By Rachel M. Srubas
Reviewed by Bromleigh McCleneghan
Writing Workshop Participant ’11
Liturgical Press, $16.95
A word about me, as a reader: I am not big on conversion narratives. I am, perhaps, out of step with most Christians, but I grew up as a preacher’s kid in the home of a mainline Protestant pastor and then became a mainline Protestant pastor. Oh, we’re fully differentiated and all, but my sisters and I all still go to church and have some faith in our adulthood. We’re cradle Christians.
Thus I sometimes struggle to resonate with spiritual memoirs of the “I once was lost and now am found” variety. Too often, I feel, they portray everything about the past as terrible and dark, and now, after having seen the light, everything is hunky-dory in the light of God’s goodness. I exaggerate, but testimonies can grow predictable if the particular details of each experience of grace are not explored; if there is insufficient self-reflection or theological depth in describing God’s work in an individual’s life. It’s not that such stories aren’t important, nor holy, but simply that they don’t make very good books.
Rachel M. Srubas’s book The Girl Got Up: A Cruciform Memoir is different, insofar as it is both a powerful testimony and a very good book. Srubas had a difficult early life, and demonstrates beautifully what suburban ennui and brokenness look like, how social change and cultural history shape an individual life: her spiritual memoir is the narrative counterpart to The Moral Order of the Suburbs and the Middletown studies begun in the 1920s. Yet, she details this life in a way that neither claims herself as a victim nor blames her parents unfairly. She is both child and agent; member of a family, and yet oft-scapegoated familial outsider.
Her story begins with a poet’s eye for color and place, and with a pastor’s desire to explain the complexities of her characters. In my own writing, I’ve struggled with how to tell a story about hurts suffered at the hands of loved ones and others, about those yet living, as well as how to be honest in my own failings and foibles. As I have extolled the virtues of this book to everyone I’ve met in the last weeks, I have marveled at Srubas’s skill and wisdom. Forgive the crass assessment, but hers is the only book I’ve ever read in which a pastor bravely talks about how much terrible sex and banal drug use she engaged in as a young person . . . and does it in such a way that any congregation would be proud to have her as its pastor. Her discussions and descriptions of these activities are complex; there is regret that things might have been different, but unlike far too many conversion stories, there is no shame here. Srubas tells readers exactly what we need to know, and nothing more. We have enough details to understand the story, to locate ourselves within it, but there is nothing titillating, nothing exhibitionist here. Also unlike many conversion stories, we are not made to understand that God was ever absent. This is a spiritual memoir, and the theological reflection Srubas brings to bear on her own story does not fit into a clean arc or a clear-cut story of before and after. The narrative decisions Srubas makes in telling this story are both lovely and smart, and pastors and religious leaders would benefit from study of her voice.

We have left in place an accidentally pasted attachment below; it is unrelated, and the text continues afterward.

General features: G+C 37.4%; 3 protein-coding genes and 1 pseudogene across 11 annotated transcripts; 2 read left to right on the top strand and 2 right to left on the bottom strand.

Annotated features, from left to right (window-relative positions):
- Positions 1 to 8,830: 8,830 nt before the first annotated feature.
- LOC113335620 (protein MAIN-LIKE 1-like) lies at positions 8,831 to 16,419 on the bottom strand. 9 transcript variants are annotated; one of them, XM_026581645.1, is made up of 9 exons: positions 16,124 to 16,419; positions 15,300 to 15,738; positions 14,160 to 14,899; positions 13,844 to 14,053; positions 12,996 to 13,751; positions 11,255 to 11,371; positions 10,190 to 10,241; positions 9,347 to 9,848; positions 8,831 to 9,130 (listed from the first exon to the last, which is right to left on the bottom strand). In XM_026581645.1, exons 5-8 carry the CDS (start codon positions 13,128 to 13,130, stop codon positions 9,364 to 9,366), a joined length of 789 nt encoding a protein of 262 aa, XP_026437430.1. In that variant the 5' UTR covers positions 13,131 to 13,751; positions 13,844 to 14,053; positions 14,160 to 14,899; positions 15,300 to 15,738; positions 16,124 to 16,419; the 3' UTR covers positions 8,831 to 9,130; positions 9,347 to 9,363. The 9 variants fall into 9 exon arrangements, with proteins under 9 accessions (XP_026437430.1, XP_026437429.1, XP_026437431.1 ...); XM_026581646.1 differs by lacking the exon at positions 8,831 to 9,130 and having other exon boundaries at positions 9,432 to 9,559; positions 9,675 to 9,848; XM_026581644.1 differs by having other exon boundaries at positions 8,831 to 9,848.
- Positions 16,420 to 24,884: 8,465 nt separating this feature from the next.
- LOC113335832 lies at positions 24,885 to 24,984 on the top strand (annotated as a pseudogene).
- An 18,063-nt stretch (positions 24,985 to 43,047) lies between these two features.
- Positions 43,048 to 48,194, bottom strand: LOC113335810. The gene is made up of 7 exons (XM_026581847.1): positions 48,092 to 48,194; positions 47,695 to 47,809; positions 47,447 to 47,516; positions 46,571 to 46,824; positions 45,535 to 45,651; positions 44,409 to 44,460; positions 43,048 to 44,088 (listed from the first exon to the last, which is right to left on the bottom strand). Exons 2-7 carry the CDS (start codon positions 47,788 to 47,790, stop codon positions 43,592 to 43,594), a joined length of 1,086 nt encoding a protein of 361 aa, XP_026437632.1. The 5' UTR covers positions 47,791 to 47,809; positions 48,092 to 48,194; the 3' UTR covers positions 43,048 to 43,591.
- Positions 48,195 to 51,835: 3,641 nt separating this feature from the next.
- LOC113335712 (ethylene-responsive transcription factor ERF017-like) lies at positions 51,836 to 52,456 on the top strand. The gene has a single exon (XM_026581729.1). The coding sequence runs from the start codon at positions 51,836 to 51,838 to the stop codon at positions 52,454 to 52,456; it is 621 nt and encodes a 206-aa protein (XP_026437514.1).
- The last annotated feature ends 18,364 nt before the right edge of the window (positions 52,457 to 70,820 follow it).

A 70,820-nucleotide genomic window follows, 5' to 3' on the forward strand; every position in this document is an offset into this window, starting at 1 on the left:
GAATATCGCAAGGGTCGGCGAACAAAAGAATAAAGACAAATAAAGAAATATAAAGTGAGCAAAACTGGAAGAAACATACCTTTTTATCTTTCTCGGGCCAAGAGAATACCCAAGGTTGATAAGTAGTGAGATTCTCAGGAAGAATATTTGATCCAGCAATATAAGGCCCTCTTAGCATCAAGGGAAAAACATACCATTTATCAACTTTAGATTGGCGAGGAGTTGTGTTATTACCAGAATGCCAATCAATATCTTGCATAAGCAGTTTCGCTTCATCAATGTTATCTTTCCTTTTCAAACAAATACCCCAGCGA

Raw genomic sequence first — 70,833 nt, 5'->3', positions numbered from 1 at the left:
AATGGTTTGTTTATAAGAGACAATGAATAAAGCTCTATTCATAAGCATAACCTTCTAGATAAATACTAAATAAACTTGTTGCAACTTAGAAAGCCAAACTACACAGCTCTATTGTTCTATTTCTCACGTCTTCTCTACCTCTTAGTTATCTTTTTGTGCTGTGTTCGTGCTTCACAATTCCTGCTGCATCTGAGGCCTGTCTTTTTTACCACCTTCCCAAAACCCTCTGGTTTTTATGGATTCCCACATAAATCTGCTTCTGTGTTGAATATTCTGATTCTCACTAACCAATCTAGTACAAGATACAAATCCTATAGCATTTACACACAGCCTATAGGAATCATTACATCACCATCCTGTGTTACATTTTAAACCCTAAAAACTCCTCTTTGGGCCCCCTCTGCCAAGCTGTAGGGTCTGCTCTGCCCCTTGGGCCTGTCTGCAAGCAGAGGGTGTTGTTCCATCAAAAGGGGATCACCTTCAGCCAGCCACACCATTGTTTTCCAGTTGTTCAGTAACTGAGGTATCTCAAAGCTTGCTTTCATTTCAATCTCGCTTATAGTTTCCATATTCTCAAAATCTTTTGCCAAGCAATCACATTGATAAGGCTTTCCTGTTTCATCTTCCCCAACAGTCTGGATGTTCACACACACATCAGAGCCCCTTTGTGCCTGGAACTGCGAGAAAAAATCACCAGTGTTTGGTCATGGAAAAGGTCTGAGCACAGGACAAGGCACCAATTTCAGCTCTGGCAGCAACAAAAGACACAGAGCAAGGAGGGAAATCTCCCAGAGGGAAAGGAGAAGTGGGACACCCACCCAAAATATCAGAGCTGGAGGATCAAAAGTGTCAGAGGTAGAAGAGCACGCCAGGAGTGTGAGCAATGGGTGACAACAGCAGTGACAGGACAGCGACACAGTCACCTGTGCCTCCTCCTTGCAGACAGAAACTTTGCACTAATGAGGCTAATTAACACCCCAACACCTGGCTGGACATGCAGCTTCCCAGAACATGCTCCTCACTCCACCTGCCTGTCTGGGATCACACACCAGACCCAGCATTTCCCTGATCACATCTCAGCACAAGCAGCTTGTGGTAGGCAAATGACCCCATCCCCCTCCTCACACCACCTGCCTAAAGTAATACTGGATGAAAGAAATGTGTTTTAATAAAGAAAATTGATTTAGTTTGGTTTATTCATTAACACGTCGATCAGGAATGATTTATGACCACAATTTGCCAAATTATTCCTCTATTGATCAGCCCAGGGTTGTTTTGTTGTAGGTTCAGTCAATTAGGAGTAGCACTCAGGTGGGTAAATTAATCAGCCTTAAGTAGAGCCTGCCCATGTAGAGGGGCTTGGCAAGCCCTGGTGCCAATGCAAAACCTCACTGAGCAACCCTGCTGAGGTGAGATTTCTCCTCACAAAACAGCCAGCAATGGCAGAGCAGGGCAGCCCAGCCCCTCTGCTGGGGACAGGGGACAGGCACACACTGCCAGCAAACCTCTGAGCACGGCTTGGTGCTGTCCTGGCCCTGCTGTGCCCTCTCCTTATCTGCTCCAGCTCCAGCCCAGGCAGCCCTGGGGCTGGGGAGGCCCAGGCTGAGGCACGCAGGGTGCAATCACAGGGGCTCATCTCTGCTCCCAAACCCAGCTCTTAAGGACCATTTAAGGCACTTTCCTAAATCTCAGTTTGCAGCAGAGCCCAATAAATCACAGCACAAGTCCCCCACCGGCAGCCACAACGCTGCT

The Girl Got Up is also an important read for pastors because it convicts us as writers and interpreters of Scripture: as those who write sermons and newsletter articles and pastoral e-mails and perhaps things for broader audiences. This book is artful; its text has been carefully crafted and labored over, its meanings mined and layered. It no doubt took Srubas more than the week most preachers have to pull together a sermon, but its lessons—of mulling over meanings and truth, connections and complexities—are critical. How quickly do we jump to naming “the point” of the sermon, the lesson of the text; how quickly do we determine the “pastoral response.” Most of our stories—both personal and biblical—take time, wisdom, and reflection to understand in their complexity, but if we take that time, if we allow truth to unfold, we will be able to live in faith and abide in scripture in ways we never thought possible.
Bromleigh McCleneghan is a participant of the Collegeville Institute’s writing workshops (Summer 2009 and 2011). She is the Associate for Congregational Life at Rockefeller Memorial Chapel at the University of Chicago. She is coauthor, with Lee Hull Moses, of Hopes and Fears: Everyday Theology for New Parents and Other Tired, Anxious People (Herndon, VA: Alban Institute, 2012).